took twice as long. Won't you give
some advice us to how to take an
apology whou it Is freely and slucoroly
Of course, the only generous thing
to do Is to accept an apology with
promptness und courtesy. In nearly
ovcry quarrel eacn person nas some
Talks With My Paremiits.
Copjrbjht, 1015, bj The Vw Publi;bln
I thought everything was going
along smoothly, but It Isn't.
There was an explosion yesterday.
It all started when mother asked
father It there was any news from
chilly on the other sldV, that fact Is
being confirmed for us every day now
about tblrty times by folks gotttng
hack from tho Exposition. It's the
first thing they mention, which shows
how phooeylshly old every old
We move to Expunge) "Bed-blood-d
man," . . ,
Co, (lb. N.w York Kttolng WofM),
drink on a hot evening Is a Woman
her own loalc.
the lonely sea nor In the mounlal
sirens of tho CITY are covered wltH
Impudence and flufflness. j
greet me with gladness and rejolci
than a Bock Beer sign on a long road.l
si . - -r-a-iru-LfUU
Oo. ITU Tort Ermtac Woild).
compulsory, and lays the duty of en
.? taw VTorUn that eohocJ a
Uiorltlee appoint a competent doctor,
who shall provide himself with Mlia.
b o vaccine virus with which to tu
cinate, and the expense of tola la to
money ,a " pubUo 1ool
rr ,?tUw riulr the Board at
Health to provide free moot rat Ion
virus to all needlna- It aad that the
KfSSLfl" of "trlct mar ba
withheld If then, la wiei t
school officials to enforce thla lw.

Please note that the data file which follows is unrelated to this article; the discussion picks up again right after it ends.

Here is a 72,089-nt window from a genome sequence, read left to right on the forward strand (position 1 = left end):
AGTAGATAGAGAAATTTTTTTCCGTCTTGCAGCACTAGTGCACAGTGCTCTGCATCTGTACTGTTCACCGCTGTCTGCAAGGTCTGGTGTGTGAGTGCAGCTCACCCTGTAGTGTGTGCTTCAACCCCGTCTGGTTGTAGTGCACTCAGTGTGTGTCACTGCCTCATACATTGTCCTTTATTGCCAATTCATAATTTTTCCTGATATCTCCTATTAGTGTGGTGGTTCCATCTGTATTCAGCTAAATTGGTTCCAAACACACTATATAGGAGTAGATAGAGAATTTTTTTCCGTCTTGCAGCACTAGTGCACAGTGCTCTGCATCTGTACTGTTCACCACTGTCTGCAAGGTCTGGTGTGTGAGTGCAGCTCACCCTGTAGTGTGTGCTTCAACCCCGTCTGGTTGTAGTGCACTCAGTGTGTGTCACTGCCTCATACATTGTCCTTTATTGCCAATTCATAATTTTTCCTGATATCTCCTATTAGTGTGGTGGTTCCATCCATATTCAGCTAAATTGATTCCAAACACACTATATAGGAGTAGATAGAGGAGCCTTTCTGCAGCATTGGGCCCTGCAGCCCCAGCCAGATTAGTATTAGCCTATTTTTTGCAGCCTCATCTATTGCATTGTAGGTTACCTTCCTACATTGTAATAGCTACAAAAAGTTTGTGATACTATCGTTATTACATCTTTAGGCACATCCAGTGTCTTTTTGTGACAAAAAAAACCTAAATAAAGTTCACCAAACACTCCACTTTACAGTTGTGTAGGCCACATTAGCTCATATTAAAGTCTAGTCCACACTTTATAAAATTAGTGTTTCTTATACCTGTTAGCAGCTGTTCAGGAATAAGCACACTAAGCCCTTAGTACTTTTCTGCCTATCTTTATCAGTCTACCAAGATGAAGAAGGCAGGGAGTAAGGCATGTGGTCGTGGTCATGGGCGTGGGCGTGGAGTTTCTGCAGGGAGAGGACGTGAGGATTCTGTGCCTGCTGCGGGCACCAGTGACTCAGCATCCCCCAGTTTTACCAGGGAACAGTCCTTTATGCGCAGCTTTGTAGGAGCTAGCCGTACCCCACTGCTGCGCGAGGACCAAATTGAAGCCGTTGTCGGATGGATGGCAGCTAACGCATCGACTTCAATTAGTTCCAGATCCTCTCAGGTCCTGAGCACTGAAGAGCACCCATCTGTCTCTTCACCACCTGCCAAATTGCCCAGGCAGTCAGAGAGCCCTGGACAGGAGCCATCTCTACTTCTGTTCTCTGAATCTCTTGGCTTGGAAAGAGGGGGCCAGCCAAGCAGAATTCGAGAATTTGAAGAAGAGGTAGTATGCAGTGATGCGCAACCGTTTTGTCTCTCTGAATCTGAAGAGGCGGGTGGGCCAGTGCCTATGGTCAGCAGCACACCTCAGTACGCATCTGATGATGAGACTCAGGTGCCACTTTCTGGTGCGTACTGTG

uuuw uie compulsory JDducatlon
Law a parent must either send a ohdld
to the public school nr nriwM. If sritv
equivalent private Instruction.
a parent rails to send a child to
public school, or does not nrovM in.
structlon If the child la thereby ex-
tiuucu irom scnooi xne parent is act
ing In violation of the Compulsory
The refusal of a nsrtnt in llnw
child to bo vaccinated, resulting In the
unim ucing uenien namittance to pub
llo school, nnd accompanied hv full
ure of the parent to provide Instruc-
imn, nns occn neia ny the court to
constitute a violation of the Com
pulsory education Law, and to sub
ject the parent to the penalty Imposed
by tho State.
No child Is obliged to be vaootnated
by tho school doctor, but must be
vaccinated by some other doctor, and
the child must bring to the teacher
a vaccination certificate, showing, be
yond a doubt, that the child has been
ltemember that the enforcement of
the vaccination law rests with the
Department of Education and not
with the Department of Health.
thing to apologize for, so there's me
use In adopting a hlgh-and-mlghty
When One Is Engaged.
"T. E." writes: "When a girt ba.
comes engaged to a young man should
she go to see his parents? Or should
they first call upon her?l'
The latter procedure Is correct.
"J. W." writes: "Will you klnillN
settlo a little argument between my) 1
self and a friend? A says that whll.X 1
escorting two ladles a irentleman V
should wnlk In tho centre. II says
the gentleman should walk on the
outside. Which Is right?"
B Is right.
"C. M." writes: "I am very much
In love with a young lady whose feel
ing toward me seems to be the same
But, In hor opinion, woman Is supe
rior to niun, and I don't agree with
her. Do you think this controversy
would lead to unpleasantness in our
Not If you nre both really In love
and If you have the sense to shelve
abstract topics on whloh you happen
to hold different opinions. V
By a Child
Co, (Tb. N.w York Et.otat World),
the war and father said the war was
over and when mother wanted to
,.10W Lwhen 11 "topped, father re
piled that It was over as far as ha
That started something and father
"Why didn't you ret som Vinti...'
Now, mother had sent me to tha"
aiuio uu i uuu lurgoiion to get the
uunDi. i juoi nept, quiei ana listened
to the fuss. Father said ha was pay
ing for the butter and he wanted It or
he would change his boarding plaoe
That got mother's goat; as much as
accusing her of something aha did
not do. However, it gave ma soma,
thing to write about.
, TQivt au t&ai UtMMU aMi